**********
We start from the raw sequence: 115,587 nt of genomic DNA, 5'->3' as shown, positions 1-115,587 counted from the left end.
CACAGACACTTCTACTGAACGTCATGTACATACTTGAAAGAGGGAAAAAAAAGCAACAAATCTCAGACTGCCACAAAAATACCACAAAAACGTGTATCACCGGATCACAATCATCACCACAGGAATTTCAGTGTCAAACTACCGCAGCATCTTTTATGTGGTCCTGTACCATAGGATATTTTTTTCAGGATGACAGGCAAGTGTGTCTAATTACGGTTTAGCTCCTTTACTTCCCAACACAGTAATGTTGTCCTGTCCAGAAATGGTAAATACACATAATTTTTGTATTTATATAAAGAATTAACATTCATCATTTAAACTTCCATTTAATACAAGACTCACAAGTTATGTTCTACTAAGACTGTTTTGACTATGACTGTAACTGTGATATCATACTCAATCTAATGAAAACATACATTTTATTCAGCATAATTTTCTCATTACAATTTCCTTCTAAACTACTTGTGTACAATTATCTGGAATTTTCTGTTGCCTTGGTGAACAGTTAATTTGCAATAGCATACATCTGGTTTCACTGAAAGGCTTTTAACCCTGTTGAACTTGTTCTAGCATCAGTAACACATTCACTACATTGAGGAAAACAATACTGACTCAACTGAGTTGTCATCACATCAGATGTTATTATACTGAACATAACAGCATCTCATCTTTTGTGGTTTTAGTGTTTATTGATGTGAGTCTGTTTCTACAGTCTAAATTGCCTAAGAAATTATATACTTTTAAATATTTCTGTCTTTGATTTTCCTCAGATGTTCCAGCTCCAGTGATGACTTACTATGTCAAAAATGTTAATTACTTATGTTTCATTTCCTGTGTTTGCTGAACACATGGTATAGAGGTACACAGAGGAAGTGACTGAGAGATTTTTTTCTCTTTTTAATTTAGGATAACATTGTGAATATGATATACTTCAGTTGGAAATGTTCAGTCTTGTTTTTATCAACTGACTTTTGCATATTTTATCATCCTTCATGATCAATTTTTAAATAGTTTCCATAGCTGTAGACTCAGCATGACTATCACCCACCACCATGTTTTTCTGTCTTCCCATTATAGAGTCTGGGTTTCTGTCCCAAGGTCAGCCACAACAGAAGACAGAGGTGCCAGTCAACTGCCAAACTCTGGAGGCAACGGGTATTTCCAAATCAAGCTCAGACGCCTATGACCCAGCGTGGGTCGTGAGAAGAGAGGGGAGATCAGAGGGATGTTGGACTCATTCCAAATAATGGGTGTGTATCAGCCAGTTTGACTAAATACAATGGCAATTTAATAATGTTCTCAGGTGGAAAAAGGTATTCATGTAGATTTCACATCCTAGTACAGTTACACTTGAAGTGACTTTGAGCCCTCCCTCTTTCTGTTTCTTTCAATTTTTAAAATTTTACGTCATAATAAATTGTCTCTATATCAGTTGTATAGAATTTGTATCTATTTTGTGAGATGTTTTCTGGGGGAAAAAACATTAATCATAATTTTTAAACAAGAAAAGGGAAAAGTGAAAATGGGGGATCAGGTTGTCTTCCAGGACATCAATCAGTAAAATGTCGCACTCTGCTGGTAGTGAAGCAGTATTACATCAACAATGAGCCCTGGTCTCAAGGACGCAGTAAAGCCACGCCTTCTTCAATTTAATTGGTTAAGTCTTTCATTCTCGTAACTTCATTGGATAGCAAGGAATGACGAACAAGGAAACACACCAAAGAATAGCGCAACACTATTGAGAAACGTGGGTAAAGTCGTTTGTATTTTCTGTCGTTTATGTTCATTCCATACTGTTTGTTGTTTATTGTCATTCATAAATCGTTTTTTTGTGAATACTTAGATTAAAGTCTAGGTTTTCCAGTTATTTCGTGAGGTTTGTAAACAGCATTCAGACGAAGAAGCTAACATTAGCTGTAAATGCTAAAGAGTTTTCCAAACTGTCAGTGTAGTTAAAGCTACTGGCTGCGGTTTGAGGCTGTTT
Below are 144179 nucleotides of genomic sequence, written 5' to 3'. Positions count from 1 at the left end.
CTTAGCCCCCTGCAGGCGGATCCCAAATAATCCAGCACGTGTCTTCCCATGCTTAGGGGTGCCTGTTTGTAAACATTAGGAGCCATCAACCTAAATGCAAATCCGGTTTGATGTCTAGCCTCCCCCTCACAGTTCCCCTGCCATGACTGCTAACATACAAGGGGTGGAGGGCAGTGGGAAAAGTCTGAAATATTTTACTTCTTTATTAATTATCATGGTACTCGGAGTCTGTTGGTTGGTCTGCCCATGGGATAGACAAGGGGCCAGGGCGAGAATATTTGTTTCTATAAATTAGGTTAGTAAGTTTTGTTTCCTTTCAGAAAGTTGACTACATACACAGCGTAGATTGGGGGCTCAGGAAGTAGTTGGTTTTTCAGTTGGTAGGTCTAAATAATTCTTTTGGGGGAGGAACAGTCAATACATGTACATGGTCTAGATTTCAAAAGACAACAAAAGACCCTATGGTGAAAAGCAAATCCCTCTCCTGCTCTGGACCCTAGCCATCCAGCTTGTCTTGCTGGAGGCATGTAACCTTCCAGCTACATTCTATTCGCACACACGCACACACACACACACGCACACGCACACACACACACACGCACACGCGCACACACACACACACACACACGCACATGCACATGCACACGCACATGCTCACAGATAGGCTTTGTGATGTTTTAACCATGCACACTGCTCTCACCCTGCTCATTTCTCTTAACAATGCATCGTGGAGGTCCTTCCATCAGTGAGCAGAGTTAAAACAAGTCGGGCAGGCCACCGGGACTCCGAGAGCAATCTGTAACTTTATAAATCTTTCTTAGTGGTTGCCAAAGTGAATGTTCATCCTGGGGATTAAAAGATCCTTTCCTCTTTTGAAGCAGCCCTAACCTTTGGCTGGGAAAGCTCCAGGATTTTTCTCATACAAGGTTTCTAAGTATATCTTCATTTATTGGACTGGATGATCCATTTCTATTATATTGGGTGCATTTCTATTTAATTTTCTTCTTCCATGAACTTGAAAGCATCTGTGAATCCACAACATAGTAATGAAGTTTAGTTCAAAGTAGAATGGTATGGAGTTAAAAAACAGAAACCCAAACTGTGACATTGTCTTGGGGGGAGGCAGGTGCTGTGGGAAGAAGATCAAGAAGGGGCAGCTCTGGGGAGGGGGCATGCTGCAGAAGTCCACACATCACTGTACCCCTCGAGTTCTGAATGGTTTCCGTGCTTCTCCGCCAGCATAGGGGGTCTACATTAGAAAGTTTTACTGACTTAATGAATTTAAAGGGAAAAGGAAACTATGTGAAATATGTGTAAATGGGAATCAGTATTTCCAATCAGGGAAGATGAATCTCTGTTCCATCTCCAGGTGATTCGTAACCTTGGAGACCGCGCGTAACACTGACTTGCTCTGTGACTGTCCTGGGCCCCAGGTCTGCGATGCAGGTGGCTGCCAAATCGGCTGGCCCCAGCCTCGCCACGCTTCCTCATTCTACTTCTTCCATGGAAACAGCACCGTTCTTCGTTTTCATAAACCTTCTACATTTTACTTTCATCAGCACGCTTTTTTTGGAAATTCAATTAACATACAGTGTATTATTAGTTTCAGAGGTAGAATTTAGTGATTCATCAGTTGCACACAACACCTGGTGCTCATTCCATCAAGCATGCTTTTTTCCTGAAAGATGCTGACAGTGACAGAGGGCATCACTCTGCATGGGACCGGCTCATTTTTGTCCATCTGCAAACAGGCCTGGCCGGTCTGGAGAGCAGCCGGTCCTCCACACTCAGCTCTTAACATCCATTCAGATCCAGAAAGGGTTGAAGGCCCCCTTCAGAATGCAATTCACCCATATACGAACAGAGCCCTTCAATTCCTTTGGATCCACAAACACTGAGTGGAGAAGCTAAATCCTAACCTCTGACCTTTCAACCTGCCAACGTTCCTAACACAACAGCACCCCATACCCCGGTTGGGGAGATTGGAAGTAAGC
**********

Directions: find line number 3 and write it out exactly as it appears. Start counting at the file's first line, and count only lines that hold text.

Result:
Below are 144179 nucleotides of genomic sequence, written 5' to 3'. Positions count from 1 at the left end.